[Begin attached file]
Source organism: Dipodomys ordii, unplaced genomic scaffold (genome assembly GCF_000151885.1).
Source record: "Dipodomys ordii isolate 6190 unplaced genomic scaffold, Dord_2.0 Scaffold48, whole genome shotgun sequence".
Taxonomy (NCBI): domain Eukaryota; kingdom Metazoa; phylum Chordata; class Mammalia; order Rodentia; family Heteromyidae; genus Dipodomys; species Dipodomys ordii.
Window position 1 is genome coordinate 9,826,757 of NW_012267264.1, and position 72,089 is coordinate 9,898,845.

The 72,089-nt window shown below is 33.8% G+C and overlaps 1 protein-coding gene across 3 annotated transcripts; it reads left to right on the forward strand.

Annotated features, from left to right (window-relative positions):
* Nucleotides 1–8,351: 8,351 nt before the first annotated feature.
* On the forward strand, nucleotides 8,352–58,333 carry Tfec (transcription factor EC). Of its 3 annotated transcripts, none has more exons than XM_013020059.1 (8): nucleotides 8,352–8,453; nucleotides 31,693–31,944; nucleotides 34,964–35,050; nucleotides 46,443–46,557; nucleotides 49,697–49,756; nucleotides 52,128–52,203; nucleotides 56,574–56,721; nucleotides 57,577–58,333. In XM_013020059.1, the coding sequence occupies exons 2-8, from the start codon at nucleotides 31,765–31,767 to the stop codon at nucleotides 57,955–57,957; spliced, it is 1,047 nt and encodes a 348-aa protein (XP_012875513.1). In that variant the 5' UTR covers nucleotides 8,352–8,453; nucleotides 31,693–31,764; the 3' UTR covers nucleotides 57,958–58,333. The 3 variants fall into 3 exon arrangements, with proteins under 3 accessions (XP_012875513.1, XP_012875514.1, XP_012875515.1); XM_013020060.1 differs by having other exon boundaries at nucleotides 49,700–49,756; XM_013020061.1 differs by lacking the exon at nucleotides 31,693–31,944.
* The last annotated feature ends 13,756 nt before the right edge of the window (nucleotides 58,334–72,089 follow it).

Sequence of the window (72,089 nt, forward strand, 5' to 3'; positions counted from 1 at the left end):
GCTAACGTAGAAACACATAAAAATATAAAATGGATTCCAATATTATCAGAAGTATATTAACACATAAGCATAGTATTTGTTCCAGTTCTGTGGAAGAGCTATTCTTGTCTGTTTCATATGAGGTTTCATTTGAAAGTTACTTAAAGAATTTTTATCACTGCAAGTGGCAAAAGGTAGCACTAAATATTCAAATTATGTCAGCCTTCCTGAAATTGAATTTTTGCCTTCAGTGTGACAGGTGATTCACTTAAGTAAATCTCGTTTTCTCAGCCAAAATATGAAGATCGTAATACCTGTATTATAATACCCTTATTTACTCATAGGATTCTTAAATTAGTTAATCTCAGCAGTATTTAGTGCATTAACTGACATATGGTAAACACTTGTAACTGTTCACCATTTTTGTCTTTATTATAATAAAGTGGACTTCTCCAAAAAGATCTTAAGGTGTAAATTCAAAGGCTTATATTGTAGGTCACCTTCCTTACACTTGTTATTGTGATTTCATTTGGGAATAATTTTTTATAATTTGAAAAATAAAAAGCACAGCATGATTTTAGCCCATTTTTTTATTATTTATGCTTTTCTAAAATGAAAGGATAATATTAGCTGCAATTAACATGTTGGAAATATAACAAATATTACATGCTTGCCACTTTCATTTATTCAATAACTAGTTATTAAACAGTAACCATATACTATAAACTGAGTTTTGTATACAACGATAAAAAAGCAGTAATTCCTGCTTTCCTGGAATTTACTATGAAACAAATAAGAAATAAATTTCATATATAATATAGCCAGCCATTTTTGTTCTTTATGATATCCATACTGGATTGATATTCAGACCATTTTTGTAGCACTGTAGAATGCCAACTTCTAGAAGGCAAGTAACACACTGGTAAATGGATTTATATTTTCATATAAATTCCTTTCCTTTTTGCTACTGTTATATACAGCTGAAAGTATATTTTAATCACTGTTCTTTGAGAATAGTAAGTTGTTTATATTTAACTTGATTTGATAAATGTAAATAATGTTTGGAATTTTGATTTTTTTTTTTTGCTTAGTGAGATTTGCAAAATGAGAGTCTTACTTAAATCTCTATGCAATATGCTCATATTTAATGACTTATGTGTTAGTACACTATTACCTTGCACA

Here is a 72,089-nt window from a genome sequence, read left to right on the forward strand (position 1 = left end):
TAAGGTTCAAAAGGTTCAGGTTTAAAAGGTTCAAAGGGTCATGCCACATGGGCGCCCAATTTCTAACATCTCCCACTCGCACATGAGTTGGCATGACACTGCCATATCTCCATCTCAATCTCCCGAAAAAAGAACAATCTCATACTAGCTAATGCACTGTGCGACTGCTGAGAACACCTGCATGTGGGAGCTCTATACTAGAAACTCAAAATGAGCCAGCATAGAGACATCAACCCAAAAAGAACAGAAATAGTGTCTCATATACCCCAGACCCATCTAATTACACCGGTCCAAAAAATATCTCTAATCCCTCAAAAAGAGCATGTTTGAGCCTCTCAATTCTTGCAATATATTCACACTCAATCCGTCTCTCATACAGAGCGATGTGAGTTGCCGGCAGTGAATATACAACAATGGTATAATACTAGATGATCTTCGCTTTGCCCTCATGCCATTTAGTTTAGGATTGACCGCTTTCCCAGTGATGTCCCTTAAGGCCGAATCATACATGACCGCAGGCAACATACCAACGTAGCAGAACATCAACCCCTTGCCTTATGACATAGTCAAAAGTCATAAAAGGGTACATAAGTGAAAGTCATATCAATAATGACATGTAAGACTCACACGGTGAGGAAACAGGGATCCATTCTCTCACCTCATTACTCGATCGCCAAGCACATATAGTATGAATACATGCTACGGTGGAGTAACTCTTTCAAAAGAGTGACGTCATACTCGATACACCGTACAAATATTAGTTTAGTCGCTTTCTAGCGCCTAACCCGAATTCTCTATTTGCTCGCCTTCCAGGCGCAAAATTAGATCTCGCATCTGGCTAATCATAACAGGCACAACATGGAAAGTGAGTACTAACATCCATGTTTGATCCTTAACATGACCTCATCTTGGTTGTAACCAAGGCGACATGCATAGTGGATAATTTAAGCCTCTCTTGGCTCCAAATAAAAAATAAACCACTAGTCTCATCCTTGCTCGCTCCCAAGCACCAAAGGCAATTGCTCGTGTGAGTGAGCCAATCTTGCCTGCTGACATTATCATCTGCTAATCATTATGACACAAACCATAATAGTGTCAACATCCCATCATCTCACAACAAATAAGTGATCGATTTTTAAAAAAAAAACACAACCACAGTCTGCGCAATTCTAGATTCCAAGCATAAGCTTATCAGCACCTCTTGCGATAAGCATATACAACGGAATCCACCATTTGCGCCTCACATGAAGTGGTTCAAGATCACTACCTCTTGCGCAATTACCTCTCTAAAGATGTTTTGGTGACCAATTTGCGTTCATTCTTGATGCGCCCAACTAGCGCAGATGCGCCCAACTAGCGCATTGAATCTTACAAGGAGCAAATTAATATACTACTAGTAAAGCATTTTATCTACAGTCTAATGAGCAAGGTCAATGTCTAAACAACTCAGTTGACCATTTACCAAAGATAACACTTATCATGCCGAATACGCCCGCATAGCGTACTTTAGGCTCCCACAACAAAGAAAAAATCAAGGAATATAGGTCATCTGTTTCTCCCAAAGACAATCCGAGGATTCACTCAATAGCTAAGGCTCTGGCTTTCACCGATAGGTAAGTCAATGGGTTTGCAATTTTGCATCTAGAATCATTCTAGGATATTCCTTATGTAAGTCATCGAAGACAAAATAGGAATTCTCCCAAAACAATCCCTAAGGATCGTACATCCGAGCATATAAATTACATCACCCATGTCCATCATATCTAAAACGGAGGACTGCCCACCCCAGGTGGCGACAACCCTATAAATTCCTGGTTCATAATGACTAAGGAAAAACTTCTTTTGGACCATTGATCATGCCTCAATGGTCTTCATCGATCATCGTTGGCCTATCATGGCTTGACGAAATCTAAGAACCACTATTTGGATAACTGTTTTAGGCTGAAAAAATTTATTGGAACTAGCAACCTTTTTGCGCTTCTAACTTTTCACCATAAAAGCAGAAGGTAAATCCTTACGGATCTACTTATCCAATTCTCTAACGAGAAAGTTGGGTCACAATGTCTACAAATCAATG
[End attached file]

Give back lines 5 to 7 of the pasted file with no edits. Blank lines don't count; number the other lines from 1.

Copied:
The 72,089-nt window shown below is 33.8% G+C and overlaps 1 protein-coding gene across 3 annotated transcripts; it reads left to right on the forward strand.

Annotated features, from left to right (window-relative positions):
* Nucleotides 1–8,351: 8,351 nt before the first annotated feature.